A little grace for we cis-gendered, straight, white people…please
I know. It’s just like a cis-gendered, straight white person to ask for some leeway, some wiggle room, some forgiveness…as if we don’t already have enough advantages.
But as the landscape of gender identity and sexuality is becoming more and more fluid, some of us–even those with the best of intentions (I know, I know, road to hell and all)–are having trouble keeping up with how to be helpful allies and advocates.
And even to those of us who had our heads in the sand, it has become beyond clear that racism never really went away, and we are trying to figure out how to manage or even give away the privilege that we’ve only recently become aware we have.
We try to read all the right books and articles. We spend time with our LGBTQ friends. We are righteously indignant and justifiably outraged when the rights of those who aren’t cis-gendered straight people are endangered or outright taken away. We call our congress people. We go to rallies.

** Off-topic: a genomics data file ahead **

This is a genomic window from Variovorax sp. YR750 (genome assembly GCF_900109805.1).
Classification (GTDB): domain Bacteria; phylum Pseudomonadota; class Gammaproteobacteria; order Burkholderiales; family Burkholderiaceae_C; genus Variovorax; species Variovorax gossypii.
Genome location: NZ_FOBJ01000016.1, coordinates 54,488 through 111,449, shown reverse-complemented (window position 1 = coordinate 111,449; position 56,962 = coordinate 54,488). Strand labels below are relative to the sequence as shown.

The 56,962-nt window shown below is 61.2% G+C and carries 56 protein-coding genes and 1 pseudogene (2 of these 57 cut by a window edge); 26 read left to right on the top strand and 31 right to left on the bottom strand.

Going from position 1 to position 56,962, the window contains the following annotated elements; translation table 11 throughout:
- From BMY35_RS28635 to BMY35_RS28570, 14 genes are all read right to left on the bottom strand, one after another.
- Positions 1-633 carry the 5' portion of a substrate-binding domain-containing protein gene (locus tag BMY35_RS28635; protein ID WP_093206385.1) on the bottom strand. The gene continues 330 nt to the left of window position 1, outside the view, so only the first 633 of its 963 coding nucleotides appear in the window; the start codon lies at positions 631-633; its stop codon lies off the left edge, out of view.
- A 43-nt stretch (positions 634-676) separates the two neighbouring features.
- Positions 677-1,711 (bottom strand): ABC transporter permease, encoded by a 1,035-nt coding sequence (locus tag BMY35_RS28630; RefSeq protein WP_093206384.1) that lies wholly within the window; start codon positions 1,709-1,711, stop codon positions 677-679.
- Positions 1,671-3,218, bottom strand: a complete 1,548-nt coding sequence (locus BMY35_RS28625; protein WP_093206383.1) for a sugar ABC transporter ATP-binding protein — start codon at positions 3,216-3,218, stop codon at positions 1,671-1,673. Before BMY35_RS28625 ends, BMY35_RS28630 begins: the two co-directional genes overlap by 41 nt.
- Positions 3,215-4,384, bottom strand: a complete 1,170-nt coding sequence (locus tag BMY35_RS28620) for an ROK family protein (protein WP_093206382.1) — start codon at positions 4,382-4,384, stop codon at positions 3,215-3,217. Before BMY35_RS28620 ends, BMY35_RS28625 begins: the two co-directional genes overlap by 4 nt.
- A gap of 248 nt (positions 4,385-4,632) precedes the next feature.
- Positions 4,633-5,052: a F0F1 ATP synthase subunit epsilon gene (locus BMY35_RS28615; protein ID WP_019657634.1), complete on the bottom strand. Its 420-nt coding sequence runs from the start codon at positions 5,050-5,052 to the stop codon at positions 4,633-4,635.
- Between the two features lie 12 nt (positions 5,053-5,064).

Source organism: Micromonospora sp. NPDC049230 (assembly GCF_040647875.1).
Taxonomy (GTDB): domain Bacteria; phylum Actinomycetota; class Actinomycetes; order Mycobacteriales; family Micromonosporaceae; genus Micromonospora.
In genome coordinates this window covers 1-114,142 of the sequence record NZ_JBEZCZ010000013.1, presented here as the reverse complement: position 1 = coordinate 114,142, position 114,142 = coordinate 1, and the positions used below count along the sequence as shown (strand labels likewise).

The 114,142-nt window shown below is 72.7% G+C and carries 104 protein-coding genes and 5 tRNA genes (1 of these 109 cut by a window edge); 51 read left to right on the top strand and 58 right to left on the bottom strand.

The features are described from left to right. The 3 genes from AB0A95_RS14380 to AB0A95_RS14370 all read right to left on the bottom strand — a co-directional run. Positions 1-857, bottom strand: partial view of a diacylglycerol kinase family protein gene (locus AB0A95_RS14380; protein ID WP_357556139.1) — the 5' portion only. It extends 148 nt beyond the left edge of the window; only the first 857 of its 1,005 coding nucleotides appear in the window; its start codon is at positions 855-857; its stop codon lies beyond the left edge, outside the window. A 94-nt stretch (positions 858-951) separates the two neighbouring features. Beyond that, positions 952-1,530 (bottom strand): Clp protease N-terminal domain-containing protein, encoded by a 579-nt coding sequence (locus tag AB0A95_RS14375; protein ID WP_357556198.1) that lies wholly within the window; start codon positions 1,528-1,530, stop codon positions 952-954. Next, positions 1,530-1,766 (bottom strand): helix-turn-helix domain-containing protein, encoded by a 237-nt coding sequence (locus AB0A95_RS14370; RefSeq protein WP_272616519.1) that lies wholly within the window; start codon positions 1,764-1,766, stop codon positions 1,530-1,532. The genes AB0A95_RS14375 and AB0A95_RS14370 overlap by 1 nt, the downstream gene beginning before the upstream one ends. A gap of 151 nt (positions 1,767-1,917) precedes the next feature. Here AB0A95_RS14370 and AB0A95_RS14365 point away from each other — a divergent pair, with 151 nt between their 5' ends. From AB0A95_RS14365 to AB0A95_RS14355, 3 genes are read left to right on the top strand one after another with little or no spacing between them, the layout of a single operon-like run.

We send our white children to schools where they are in the minority. We watch Dear White People and I am Not Your Negro. We choose our gyms, our clubs and our groups based on how racially diverse the membership is. (Well, almost all of our groups. Not our churches. A racially diverse church is like a unicorn…you’ve heard they exist, but haven’t ever really seen one.)
But…for all of our efforts, we don’t know what it’s like to be you. We won’t ever know. And sometimes, we will say or do stupid things without realizing that we are contributing to the hurt of our LGBTQ friends or our friends of color.
So, as worn out as you must be from ignorant, hateful, hurtful people, I humbly ask that you muster up enough energy to help us. Us, being people like me. Love us enough to tell us when we our efforts to be helpful do more harm than good. Care about us enough to let us know when our word choices are offensive. Trust us enough to believe that we really would like to do better and be better. Take pity on our ignorance and teach us what we need to know in order to not be jerks.
It’s not something we’ve earned or something we deserve, but some grace (which can’t be earned anyway) would be received, appreciated and not allowed to go to waste.